Post 30 My Battle with the Nursing Sister. Round Two

Standing in the corridor outside the office door, angry and frustrated, I wondered what I should do until the nursing hand over was finished?   I had been publicly humiliated when I walked onto the ward on my first morning as a doctor.   Sister Ashbrook, damn her, had inferred that I was still a medical student, despite my name badge stating that I was now Doctor Lambert. 
 She had denied me access, claiming that it was her office when clearly it was the ward office for use by the doctors as well as the nurses.   Worse, she had done it in front of the entire ward nursing staff.   I still wanted to review some patients before my consultant arrived but I was dammed if I was going to stand outside the door like a naughty schoolboy outside the headmaster’s room.  Reluctantly I decided to return to the residency. 
But had I taken the right decision?

I was in no doubt that everything that I’d said and done had been entirely appropriate.  I had every right to enter the office to collect the notes that I required.  I would have been entitled to stand my ground; perhaps I should have done.   Equally, had I pushed my way through the group of nurses to reach the notes, the situation would have been exacerbated.   Sister would have been furious that her authority had been undermined and even more determined to make my life difficult in the future. 
As it was, I had lost face in front of the nurses and without doubt Sister looked pleased that she had put the new houseman firmly in his place.   However, on balance, I felt that my decision to withdraw gracefully and I hoped with some dignity, had been reasonable.   I would sort the matter out, one to one, with Sister Ashbrook at a later stage.

Returning to the residency, tail between my legs, I met Dr Khan, the registrar on the unit, coming in the opposite direction.
“Hello Paul,” he said, “or should it be Dr Lambert now?  I was delighted to hear you’ve been appointed to join us.” 
Infinitely a warmer welcome than I had received in the clinical office! 
“But you’re going in the wrong direction,” he continued, “we need to have a quick look at Mr Potts’ patients before he does his ward round.    The boss expects us to be up to date with our patient’s problems at all times and I like the houseman to join me on my early morning round.”
“That's exactly what I was trying to do.” I said and went on to explain what had happened.
“Ah,” said Mr Khan, “so you’ve already had your first spat with Sister Ashbrook have you?  That didn’t take you long.   Well, you come with me.”
Then with a twinkle in his eye, he added, “Let’s go and stir things up a bit”. 

Together we walked back to the ward  and he knocked on the office door that remained firmly closed as the nurses continued their morning handover.  Without waiting for a reply, he entered and I followed, slightly hesitantly a step or two behind.
“Good morning Sister, good morning nurses,” Mr Khan said, in the cheeriest conceivable voice.  “I believe you’ve all met our new house officer, Dr Lambert.   Now if you don’t mind Sister, Dr Lambert and I will just collect a few patient records and then we’ll leave you all in peace to have your little chin wag.”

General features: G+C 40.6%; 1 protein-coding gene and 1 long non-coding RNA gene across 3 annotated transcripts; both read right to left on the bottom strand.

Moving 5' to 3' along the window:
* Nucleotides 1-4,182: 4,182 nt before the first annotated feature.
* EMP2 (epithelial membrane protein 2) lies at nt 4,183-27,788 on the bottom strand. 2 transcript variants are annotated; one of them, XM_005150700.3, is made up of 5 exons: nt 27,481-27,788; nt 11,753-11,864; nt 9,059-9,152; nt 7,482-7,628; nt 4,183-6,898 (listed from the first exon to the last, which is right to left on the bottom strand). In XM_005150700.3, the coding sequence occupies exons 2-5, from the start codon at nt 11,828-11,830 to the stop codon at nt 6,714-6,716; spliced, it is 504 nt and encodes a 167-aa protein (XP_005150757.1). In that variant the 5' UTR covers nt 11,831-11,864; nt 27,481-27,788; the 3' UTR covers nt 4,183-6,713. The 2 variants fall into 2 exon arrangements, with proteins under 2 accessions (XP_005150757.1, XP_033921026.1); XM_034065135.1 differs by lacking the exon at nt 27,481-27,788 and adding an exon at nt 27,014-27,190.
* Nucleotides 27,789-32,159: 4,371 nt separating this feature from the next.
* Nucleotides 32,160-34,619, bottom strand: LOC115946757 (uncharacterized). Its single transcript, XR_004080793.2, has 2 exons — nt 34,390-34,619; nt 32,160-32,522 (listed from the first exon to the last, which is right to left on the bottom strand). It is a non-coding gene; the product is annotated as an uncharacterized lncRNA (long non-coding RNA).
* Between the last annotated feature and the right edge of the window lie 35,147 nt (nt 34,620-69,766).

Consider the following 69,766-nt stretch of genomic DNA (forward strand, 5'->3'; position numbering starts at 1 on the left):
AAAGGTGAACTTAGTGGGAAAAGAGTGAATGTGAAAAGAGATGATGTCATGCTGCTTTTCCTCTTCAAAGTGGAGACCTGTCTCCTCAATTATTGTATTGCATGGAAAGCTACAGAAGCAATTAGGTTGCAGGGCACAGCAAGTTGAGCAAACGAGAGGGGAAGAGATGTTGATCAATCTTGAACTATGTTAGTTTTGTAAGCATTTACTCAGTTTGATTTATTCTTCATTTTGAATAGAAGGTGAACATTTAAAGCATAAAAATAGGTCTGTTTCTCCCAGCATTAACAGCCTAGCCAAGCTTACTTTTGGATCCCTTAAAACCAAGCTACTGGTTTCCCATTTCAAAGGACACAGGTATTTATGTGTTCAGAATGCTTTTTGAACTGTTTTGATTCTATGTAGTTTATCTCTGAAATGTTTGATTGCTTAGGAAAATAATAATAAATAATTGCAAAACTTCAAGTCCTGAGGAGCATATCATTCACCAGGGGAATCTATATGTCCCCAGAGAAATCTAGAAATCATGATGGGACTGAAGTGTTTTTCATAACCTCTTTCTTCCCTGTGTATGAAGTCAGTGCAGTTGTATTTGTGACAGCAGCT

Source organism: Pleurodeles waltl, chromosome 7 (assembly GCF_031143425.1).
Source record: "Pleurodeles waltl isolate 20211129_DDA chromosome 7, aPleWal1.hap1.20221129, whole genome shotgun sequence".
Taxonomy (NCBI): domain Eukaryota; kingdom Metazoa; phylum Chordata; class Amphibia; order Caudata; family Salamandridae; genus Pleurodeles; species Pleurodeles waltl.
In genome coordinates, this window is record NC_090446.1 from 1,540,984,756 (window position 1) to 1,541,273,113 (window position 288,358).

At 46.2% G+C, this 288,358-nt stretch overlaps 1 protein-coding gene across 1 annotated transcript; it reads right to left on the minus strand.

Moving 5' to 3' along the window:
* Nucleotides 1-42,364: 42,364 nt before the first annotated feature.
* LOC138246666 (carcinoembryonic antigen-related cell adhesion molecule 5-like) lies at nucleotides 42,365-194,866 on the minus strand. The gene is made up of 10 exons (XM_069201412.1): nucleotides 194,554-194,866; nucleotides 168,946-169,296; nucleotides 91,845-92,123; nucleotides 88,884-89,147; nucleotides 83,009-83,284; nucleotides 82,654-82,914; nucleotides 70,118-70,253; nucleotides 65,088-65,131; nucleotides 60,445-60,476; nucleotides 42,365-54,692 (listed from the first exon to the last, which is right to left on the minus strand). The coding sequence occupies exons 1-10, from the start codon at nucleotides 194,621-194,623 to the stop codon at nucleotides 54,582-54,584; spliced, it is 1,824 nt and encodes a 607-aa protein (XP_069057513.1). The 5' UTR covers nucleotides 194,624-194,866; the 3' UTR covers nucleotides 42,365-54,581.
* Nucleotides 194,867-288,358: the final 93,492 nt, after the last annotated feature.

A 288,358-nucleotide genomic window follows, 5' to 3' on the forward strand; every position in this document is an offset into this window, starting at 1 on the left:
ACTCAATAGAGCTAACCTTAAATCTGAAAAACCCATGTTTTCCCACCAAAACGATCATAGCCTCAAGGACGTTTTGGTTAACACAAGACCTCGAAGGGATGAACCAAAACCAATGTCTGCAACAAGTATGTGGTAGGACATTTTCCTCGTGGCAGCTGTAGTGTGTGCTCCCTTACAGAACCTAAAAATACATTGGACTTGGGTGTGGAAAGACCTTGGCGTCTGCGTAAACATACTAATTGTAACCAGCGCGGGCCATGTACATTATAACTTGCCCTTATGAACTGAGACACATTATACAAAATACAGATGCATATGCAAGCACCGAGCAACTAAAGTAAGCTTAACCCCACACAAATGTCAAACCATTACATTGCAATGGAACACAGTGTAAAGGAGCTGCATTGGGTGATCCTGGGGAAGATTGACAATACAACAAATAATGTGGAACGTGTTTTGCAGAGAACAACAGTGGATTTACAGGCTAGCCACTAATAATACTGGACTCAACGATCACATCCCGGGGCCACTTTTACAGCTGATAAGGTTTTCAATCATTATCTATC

He went to the medical records trolley, displacing a couple of the nurses as he did so and plucked out a selection of notes.   To my amazement, he then burst into song.    It was a tune with which I was very familiar.   It was ‘Territory Folks’ from the musical Oklahoma.   I knew the words well enough too.   They came from the Hospital Revue that the doctors and nurses had performed the previous Christmas.
 In a rich clear tenor voice he sang the verse;
  “Oh, the Surgeons and the Sisters should be friends,
   Oh, the Surgeons and the Sisters should be friends. 
   Surgeons need to stitch and sew,
   Sisters need to show them how,
   The Surgeons and the Sisters should be friends.”

He then went straight into the chorus;
   “Doctors and Nurses should be friendly,
    Doctors and Nurses should be pals,
    Doctors yearn to be Nurses’ sweethearts,
    Nurses yearn to be Doctors’ gals.”
When I’d re-entered the office, I had been determined to keep my head down and avoid catching Sister’s eye but at this performance I simply couldn’t resist turning to look at her to witness her reaction and that of the nurses. 
All the faces bar one were wreathed in smiles.  Several of the nurses laughed openly.  For a moment, I thought that they were going to break into spontaneous applause, heightening Sister’s humiliation but clearly, if they considered this, they thought better of it.  As the laughter subsided Mr Khan handed me a pile of notes to carry as he turned towards the door.  After all, I was the house officer and he was the registrar.
“Thank you, Sister,” he said as we left the office. Without looking back, I closed the door quietly behind us. 

This story is adapted from ‘THE FIRST CUT’ which tells the story of a young doctor's first 6 months on a surgical ward. It is available from Amazon as a paperback or ebook.

Thought for the day 
I’ll not listen to reason..... reason always means what someone else has to say                                                         Elizabeth Gaskell  1810 – 1865

`Do you have a medical story to share with readers of this blog - the sort of tale you might relate to a friend over a cup of coffee or a mate in the pub?
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Extract from doctor’s letter: The patient has been depressed since she began seeing me in 1999


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